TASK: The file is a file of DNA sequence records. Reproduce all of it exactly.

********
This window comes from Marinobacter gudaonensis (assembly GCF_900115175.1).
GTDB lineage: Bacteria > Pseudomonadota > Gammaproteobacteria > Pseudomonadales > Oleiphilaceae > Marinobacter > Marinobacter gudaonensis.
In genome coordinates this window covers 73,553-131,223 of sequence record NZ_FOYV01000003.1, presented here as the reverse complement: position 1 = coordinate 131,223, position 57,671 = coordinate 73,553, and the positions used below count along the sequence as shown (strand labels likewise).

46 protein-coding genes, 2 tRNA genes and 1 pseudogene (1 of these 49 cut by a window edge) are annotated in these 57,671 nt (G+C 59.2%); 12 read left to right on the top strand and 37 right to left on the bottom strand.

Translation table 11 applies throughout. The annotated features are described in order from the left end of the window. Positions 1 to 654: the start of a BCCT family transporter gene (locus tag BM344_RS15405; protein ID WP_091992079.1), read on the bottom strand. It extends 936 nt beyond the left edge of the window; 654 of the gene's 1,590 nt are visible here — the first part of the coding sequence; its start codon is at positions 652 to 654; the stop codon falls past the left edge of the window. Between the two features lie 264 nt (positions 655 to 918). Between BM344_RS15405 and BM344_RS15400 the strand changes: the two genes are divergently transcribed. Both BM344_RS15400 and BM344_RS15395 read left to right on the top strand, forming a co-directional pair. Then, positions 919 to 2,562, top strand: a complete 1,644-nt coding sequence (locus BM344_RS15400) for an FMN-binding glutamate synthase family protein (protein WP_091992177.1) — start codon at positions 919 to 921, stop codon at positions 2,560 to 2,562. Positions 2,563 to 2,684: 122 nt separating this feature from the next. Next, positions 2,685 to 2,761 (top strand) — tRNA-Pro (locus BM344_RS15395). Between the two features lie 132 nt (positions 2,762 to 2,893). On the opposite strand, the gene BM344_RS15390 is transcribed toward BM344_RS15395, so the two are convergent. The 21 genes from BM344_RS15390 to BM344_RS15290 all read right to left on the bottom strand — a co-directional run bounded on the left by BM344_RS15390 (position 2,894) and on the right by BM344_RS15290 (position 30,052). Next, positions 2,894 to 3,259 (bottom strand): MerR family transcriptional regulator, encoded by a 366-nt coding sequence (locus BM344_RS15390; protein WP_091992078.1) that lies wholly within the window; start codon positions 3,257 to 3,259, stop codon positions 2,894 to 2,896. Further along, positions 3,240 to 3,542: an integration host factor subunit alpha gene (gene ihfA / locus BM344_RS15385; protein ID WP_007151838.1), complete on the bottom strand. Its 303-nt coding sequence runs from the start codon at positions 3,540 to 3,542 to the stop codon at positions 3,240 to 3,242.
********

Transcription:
This window comes from Marinobacter gudaonensis (assembly GCF_900115175.1).
GTDB lineage: Bacteria > Pseudomonadota > Gammaproteobacteria > Pseudomonadales > Oleiphilaceae > Marinobacter > Marinobacter gudaonensis.
In genome coordinates this window covers 73,553-131,223 of sequence record NZ_FOYV01000003.1, presented here as the reverse complement: position 1 = coordinate 131,223, position 57,671 = coordinate 73,553, and the positions used below count along the sequence as shown (strand labels likewise).

46 protein-coding genes, 2 tRNA genes and 1 pseudogene (1 of these 49 cut by a window edge) are annotated in these 57,671 nt (G+C 59.2%); 12 read left to right on the top strand and 37 right to left on the bottom strand.

Translation table 11 applies throughout. The annotated features are described in order from the left end of the window. Positions 1 to 654: the start of a BCCT family transporter gene (locus tag BM344_RS15405; protein ID WP_091992079.1), read on the bottom strand. It extends 936 nt beyond the left edge of the window; 654 of the gene's 1,590 nt are visible here — the first part of the coding sequence; its start codon is at positions 652 to 654; the stop codon falls past the left edge of the window. Between the two features lie 264 nt (positions 655 to 918). Between BM344_RS15405 and BM344_RS15400 the strand changes: the two genes are divergently transcribed. Both BM344_RS15400 and BM344_RS15395 read left to right on the top strand, forming a co-directional pair. Then, positions 919 to 2,562, top strand: a complete 1,644-nt coding sequence (locus BM344_RS15400) for an FMN-binding glutamate synthase family protein (protein WP_091992177.1) — start codon at positions 919 to 921, stop codon at positions 2,560 to 2,562. Positions 2,563 to 2,684: 122 nt separating this feature from the next. Next, positions 2,685 to 2,761 (top strand) — tRNA-Pro (locus BM344_RS15395). Between the two features lie 132 nt (positions 2,762 to 2,893). On the opposite strand, the gene BM344_RS15390 is transcribed toward BM344_RS15395, so the two are convergent. The 21 genes from BM344_RS15390 to BM344_RS15290 all read right to left on the bottom strand — a co-directional run bounded on the left by BM344_RS15390 (position 2,894) and on the right by BM344_RS15290 (position 30,052). Next, positions 2,894 to 3,259 (bottom strand): MerR family transcriptional regulator, encoded by a 366-nt coding sequence (locus BM344_RS15390; protein WP_091992078.1) that lies wholly within the window; start codon positions 3,257 to 3,259, stop codon positions 2,894 to 2,896. Further along, positions 3,240 to 3,542: an integration host factor subunit alpha gene (gene ihfA / locus BM344_RS15385; protein ID WP_007151838.1), complete on the bottom strand. Its 303-nt coding sequence runs from the start codon at positions 3,540 to 3,542 to the stop codon at positions 3,240 to 3,242.